What I enjoyed the most about this book was how the stories of the book came together. Although the story is mainly about Val and her twin brother Jamie, there are little stories that thread throughout the book that give the story its strength. Val had an agenda and she was determined that what she wanted was best for everyone involved. I had to laugh a few times while I read, when Jamie’s insight was better than hers. Was Val only seeing what she wanted to see? Was it possible for Val to admit that Jamie might know something about their own family?
Val was a great character but she also needed the individuals around her, to shape and mold her. From Mrs. Sloane, to the passengers, to the circus manager, all these individuals pushed and encouraged her which allowed her maturity, within the pages of this book to grow. She was a determined, passionate individual but her mannerism wasn’t the greatest when she approached the gangway to board the Titanic. With her attitude, was it possible for her, to persuade her brother to return to their previous occupation? America was supposed to be the land of opportunity and that is where she wanted to go but now, the Titanic was her playing field.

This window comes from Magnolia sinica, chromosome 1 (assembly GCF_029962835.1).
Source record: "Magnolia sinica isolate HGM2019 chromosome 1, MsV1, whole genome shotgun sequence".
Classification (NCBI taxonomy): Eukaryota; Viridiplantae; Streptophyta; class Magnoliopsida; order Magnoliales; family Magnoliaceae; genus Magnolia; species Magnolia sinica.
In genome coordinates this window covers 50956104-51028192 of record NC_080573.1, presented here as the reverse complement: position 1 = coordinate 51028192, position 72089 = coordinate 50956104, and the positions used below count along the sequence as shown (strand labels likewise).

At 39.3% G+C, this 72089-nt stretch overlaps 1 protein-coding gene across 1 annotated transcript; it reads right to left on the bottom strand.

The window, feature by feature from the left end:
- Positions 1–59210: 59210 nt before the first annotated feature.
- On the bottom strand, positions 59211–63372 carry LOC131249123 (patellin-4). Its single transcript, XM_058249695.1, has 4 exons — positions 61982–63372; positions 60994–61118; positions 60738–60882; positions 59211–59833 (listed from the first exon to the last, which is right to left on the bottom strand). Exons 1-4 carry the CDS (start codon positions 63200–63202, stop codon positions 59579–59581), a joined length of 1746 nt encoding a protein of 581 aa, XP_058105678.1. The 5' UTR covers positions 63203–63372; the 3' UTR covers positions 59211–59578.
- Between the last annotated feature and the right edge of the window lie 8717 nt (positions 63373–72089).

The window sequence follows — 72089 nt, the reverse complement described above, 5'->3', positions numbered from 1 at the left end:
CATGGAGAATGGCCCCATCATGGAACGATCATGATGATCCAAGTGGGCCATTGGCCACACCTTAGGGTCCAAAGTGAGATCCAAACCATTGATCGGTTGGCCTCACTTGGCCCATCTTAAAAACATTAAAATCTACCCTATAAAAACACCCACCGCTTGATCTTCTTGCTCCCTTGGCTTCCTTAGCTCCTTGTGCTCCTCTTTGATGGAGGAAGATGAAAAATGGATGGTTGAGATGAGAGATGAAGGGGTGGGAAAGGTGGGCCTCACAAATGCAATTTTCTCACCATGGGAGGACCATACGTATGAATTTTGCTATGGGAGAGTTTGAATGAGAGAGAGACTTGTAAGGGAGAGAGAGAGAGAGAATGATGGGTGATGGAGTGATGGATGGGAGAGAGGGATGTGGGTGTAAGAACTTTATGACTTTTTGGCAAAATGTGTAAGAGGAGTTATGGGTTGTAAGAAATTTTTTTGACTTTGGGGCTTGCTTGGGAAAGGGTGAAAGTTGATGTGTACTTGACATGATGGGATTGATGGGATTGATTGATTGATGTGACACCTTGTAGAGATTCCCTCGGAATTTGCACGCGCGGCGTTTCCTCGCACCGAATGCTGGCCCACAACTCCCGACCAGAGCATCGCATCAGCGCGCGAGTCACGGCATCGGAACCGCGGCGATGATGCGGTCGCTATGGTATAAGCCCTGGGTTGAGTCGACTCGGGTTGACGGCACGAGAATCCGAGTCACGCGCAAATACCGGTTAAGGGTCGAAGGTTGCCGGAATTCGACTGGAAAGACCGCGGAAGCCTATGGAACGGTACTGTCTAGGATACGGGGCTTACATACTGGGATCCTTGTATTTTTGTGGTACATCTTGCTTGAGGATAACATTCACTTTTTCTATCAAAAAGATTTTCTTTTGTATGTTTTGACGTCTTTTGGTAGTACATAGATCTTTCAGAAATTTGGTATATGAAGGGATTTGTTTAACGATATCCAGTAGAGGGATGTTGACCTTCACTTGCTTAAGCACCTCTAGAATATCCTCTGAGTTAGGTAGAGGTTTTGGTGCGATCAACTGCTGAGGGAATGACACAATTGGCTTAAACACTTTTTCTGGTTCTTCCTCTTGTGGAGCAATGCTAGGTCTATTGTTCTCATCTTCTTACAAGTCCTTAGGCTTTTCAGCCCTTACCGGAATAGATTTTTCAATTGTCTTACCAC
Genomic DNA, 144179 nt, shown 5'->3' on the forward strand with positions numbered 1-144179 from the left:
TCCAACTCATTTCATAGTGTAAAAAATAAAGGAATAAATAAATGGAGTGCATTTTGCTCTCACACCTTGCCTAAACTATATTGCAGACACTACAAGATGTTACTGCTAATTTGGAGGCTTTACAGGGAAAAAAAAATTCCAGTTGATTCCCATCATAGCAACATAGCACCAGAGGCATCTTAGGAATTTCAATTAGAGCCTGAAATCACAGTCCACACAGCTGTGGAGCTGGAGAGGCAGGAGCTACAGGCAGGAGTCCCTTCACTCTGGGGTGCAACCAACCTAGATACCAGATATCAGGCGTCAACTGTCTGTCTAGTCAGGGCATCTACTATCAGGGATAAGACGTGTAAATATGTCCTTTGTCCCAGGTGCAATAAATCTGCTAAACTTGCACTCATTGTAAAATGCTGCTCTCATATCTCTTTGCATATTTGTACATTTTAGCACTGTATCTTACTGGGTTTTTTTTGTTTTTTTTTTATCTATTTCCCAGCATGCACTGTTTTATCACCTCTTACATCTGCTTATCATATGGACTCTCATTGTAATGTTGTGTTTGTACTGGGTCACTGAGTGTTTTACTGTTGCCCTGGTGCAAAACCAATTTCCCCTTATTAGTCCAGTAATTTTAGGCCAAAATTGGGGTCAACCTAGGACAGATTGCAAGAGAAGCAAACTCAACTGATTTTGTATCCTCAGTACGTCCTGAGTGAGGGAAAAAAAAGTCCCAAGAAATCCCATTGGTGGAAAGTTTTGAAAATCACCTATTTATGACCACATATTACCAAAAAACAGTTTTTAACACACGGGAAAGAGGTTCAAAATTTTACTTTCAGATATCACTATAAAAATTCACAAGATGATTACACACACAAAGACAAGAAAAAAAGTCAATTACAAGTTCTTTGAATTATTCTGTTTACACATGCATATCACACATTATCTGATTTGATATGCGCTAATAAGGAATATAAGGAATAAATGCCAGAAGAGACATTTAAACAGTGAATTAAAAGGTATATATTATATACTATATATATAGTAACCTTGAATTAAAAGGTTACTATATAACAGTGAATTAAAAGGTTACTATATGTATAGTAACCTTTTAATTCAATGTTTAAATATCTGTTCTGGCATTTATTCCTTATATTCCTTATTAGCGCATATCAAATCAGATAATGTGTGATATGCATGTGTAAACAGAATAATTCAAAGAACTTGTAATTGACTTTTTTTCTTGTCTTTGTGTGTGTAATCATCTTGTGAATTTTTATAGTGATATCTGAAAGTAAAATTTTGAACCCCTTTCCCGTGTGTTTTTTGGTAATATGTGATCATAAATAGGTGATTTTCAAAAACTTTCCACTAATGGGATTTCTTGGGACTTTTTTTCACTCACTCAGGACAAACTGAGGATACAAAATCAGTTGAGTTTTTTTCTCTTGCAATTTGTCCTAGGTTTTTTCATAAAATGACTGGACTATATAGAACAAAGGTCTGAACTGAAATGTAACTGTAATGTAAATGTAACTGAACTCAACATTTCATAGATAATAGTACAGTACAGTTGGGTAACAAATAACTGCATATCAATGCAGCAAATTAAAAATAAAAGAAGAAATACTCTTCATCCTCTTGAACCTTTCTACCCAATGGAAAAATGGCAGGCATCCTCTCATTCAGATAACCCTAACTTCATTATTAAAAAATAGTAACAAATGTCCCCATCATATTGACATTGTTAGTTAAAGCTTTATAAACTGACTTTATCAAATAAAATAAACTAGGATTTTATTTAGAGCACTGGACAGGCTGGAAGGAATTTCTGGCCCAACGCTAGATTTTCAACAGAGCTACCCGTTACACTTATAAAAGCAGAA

While I thought this book might be centered on the sinking and the life-saving that accompanied this vessel, I was surprised these events occurred at the end. I learned about the Chinese Exclusion Act and how that effected many individuals, which was new to me. I really enjoyed this book as it provided something different about this time in history.
“Life is a balancing act. You could be killed walking down the street, but you don’t let that fear stop you. You just practice until the fear is no longer part of the equation.”
“An afterlife without one’s loved ones doesn’t seem like a place I’d want to go. Maybe that’s why Jamie likes to study the stars. Whatever the answer is, surely it’s written up there.”